Gloriana Part 11: ACT III Sc iii conclusion

This production, by Colin Graham, first saw the light in 1966 and was revived in 1984 for the ENO tour of the USA which culminated with two ecstatically received performances at The Met. GLORIANA Benjamin Britten Libretto by William Plomer Queen Elizabeth I – Sarah Walker Robert Devereux, Earl of Essex – Anthony Rolfe Johnson Frances, Countess of Essex – Jean Rigby Sir Walter Raleigh – Richard van Allan Penelope, Lady Rich – Elizabeth Vaughan Sir Robert Cecil – Alan Opie Charles Blount, Lord Mountjoy – Neil Howlett Henry Cuffe – Malcolm Donnelly Lady-in-Waiting – Lynda Russell A Blind Ballad Singer – Norman Bailey The Recorder of Norwich – Dennis Wicks A Housewife – Shelagh Squires Master of Ceremonies – Alan Woodrow A Morris Dancer – Robert Huguenim The City Cryer – Leigh Maurice The Spirit of the Masque – Adrian Martin Time – Ian Stewart Concord – Amanda Maxwell Directed for the stage by Colin Graham Directed for TV by Derek Bailey Chorus and Orchestra of the English National Opera Conducted by Mark Elder

Notes by Halim El-Dabh: When my longtime friend Blake Tyson suggested that I write a composition for vibraphone I was excited and challenged. I had used the vibraphone as part of the orchestra, but the idea of writing for it as a solo instrument was new to me. He organized a consortium of twenty-three musicians who collectively commissioned the work. I told Blake that I would like all of the musicians to write me letters expressing their relationship with the instrument and the kinds of music that they enjoyed. The result of receiving the letters was overwhelming. The energy of the performers reached me and automatically connected me to the magic of the vibraphone. I started writing with great excitement and desire. I couldn’t stop writing. I accumulated over seventy pages of sketches for the work. Soon after this Blake visited me in Kent, Ohio and played through everything that I had written. It was wonderful to hear the music brought to life and this helped me connect even further with the vibraphone. That night I dreamt I was in midair surrounded by many vibraphones. In the dream I was part of the whole atmosphere, floating and dancing with vibraphones while I was sailing with the wind. I woke up and named the composition Sailing Wind. The title Sailing Wind is inspired by the desire to ride the wind (the vibrations of the vibraphone) and to sail with it to visit the twenty-three percussionists from across North America who commissioned the work. The first movement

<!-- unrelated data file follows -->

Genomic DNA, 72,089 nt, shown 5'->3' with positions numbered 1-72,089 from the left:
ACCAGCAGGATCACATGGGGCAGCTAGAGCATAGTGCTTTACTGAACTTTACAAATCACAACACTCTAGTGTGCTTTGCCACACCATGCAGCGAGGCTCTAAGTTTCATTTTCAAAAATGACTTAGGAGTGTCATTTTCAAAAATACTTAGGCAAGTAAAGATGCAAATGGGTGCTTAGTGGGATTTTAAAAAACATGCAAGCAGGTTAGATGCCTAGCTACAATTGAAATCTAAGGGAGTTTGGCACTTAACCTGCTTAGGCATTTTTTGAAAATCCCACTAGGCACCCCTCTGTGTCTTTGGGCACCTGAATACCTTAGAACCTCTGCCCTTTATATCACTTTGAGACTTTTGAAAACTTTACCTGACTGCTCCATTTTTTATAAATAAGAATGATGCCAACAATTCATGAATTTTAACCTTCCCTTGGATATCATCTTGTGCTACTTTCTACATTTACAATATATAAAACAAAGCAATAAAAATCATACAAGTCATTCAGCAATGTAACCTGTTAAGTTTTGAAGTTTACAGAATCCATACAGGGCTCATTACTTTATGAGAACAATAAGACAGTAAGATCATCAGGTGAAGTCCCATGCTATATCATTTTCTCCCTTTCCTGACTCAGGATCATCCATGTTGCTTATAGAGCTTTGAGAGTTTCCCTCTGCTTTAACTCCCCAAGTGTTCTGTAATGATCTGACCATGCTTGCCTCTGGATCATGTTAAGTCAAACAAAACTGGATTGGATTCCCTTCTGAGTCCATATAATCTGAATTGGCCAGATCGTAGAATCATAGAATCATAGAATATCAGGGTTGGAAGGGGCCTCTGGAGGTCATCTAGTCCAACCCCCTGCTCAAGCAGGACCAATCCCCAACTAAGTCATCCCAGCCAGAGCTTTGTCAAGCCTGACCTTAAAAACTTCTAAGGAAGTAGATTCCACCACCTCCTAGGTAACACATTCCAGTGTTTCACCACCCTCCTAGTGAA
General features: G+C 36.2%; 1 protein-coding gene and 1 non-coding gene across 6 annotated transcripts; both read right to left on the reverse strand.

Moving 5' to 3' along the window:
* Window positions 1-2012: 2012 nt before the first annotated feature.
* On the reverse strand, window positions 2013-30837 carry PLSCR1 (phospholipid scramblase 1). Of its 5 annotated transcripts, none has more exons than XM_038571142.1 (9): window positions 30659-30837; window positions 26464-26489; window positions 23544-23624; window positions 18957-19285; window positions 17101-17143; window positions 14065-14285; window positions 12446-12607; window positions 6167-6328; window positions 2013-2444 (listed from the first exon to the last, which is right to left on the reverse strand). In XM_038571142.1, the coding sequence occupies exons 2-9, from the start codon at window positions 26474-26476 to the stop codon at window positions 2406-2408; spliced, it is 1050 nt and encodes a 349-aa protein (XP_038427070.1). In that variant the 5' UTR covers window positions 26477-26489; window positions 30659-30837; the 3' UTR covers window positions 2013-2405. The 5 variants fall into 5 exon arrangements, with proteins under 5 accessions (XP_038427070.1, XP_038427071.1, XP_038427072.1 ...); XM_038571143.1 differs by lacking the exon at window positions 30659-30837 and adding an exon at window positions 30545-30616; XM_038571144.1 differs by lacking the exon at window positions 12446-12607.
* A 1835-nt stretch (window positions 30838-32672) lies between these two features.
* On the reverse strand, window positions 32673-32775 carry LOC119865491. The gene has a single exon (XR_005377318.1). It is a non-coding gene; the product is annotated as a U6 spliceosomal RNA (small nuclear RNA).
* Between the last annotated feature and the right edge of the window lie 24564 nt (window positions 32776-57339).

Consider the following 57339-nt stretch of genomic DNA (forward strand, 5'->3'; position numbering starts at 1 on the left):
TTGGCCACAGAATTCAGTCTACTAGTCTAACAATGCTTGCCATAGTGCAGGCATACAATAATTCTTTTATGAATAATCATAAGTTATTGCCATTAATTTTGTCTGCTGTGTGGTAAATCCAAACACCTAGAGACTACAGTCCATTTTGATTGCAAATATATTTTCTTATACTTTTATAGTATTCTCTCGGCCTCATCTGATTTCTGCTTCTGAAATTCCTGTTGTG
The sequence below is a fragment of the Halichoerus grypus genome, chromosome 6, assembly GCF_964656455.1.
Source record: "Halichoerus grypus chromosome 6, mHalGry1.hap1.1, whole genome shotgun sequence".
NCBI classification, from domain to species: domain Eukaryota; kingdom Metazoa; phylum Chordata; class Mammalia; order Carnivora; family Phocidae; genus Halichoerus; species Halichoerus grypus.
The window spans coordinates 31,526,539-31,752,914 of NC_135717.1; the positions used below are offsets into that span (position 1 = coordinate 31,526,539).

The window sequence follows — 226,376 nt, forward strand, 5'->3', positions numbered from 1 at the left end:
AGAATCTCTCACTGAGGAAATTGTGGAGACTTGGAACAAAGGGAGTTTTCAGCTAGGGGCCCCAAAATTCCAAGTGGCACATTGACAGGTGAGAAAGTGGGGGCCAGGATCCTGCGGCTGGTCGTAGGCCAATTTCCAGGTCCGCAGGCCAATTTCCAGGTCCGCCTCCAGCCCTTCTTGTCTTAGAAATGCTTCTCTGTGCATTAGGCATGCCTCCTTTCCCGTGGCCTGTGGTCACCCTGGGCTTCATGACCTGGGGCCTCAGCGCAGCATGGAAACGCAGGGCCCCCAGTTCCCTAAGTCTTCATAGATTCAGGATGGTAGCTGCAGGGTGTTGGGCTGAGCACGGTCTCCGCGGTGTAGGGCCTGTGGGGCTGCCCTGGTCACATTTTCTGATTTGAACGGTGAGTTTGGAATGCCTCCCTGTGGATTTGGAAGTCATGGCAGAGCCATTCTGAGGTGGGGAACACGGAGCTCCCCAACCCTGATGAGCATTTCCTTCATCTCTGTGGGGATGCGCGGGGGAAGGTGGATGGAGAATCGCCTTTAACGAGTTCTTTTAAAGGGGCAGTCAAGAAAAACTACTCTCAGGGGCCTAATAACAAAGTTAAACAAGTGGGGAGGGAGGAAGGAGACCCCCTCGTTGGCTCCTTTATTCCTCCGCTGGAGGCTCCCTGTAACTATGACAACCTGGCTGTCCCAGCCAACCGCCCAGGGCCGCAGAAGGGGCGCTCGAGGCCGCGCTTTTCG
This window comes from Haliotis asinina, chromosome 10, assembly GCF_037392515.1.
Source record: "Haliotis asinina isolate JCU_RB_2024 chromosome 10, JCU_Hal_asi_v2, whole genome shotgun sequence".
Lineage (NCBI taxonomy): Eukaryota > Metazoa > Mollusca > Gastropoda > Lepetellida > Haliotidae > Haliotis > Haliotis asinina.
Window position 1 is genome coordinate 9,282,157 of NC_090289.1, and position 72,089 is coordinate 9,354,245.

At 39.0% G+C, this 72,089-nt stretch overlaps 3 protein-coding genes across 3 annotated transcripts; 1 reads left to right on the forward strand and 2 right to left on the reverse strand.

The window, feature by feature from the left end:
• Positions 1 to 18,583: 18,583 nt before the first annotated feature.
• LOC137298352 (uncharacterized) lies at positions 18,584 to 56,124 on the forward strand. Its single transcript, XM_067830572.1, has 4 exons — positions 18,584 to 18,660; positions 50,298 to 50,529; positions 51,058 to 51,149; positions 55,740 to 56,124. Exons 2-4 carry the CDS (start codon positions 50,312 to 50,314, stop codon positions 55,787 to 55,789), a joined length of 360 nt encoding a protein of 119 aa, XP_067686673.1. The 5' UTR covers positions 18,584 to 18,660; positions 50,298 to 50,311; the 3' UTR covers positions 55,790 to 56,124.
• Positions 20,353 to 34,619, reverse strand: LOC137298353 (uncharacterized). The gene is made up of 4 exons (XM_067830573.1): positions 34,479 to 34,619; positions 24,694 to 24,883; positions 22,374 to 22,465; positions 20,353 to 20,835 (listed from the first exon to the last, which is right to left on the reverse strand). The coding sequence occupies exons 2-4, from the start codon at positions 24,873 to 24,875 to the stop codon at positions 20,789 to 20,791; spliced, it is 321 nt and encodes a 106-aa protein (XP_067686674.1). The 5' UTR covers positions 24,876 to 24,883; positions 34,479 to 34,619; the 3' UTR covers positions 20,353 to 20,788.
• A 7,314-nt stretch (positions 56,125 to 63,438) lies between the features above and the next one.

2 Responses to “Gloriana Part 11: ACT III Sc iii conclusion”

  1. gabrieru1983 says:


  2. leedshunk says:

    oh wow , sarah´╗┐ walker was the most dramatic elizabeth – amazing !!

Leave a Reply